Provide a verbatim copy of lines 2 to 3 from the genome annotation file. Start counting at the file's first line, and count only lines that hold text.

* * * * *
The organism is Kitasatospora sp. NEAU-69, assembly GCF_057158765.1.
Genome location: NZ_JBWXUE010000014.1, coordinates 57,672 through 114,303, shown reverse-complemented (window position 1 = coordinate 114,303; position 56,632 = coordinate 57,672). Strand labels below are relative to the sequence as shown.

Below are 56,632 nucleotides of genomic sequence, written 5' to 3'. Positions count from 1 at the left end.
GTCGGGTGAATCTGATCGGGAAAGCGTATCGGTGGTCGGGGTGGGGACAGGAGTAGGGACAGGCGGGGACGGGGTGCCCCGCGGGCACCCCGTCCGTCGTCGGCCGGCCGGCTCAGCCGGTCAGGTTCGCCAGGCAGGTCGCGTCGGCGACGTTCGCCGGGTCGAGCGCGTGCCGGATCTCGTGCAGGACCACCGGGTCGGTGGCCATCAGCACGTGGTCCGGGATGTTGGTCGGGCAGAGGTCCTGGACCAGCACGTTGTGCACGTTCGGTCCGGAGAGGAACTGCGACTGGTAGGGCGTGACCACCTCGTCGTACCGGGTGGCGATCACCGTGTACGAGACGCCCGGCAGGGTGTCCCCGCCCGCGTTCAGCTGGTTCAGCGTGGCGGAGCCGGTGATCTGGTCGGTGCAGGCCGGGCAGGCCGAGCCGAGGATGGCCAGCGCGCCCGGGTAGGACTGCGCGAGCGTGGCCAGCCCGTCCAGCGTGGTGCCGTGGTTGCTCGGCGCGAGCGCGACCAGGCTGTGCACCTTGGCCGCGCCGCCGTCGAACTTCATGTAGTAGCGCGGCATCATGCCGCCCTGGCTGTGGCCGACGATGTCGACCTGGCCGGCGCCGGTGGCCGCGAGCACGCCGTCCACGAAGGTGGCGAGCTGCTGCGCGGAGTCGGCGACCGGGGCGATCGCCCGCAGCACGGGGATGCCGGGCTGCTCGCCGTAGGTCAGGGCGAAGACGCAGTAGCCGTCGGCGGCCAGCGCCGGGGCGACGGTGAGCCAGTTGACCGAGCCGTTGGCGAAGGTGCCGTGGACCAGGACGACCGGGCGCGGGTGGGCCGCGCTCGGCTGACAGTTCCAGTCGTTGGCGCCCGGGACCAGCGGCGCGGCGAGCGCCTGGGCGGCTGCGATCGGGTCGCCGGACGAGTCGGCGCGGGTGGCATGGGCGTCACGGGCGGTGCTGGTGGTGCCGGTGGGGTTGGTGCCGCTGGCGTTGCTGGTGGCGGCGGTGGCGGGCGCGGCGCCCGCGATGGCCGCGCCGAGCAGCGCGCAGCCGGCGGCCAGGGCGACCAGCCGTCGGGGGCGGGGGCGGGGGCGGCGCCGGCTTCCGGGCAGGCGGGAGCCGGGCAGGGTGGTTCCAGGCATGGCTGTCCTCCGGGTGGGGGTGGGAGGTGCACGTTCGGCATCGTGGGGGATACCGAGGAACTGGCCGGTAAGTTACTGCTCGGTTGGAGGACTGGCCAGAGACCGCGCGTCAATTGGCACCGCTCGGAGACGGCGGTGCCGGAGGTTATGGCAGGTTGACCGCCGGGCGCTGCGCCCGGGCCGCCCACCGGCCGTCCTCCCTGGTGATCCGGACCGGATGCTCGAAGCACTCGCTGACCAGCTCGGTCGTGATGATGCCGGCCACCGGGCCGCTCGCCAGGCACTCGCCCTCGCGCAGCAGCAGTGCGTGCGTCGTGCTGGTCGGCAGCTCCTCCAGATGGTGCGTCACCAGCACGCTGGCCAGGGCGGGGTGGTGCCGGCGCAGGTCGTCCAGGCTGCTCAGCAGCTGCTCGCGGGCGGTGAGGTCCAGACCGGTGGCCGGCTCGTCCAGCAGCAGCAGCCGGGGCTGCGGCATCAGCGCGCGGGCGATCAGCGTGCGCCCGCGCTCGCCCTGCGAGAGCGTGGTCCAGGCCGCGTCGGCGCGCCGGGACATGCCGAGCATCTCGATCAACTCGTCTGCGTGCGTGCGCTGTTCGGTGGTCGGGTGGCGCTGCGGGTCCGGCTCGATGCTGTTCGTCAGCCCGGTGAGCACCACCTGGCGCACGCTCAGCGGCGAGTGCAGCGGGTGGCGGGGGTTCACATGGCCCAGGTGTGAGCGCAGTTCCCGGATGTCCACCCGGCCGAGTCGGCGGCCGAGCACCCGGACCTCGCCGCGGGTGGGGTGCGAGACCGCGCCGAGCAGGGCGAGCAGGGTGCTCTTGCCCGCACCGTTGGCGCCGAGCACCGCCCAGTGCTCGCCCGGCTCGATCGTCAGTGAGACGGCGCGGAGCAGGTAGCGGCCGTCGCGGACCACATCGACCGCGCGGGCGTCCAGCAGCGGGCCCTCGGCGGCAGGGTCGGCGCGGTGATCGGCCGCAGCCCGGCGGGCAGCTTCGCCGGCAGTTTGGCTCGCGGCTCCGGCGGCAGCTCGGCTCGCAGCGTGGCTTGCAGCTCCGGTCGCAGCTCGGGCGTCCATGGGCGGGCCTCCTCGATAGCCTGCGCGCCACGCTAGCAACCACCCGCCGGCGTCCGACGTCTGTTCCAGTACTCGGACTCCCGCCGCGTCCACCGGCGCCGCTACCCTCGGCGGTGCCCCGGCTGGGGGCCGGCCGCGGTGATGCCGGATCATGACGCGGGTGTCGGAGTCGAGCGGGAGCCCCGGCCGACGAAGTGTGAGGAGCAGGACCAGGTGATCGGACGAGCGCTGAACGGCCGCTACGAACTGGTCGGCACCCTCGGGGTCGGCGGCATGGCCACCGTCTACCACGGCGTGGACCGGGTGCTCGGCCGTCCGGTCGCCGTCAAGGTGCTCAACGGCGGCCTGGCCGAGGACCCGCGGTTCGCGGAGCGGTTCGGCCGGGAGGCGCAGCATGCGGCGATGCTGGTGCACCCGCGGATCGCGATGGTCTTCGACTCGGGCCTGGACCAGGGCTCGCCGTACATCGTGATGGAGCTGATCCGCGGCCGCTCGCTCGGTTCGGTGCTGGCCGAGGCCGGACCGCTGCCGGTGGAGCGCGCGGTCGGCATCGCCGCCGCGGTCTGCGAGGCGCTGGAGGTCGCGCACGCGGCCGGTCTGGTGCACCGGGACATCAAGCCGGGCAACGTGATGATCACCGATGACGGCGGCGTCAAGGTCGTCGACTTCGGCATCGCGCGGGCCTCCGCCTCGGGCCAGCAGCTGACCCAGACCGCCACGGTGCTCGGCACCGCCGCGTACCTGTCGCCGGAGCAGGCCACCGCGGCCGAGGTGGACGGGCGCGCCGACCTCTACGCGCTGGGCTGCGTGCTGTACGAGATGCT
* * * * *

Genome location: NZ_JBWXUE010000014.1, coordinates 57,672 through 114,303, shown reverse-complemented (window position 1 = coordinate 114,303; position 56,632 = coordinate 57,672). Strand labels below are relative to the sequence as shown.

Below are 56,632 nucleotides of genomic sequence, written 5' to 3'. Positions count from 1 at the left end.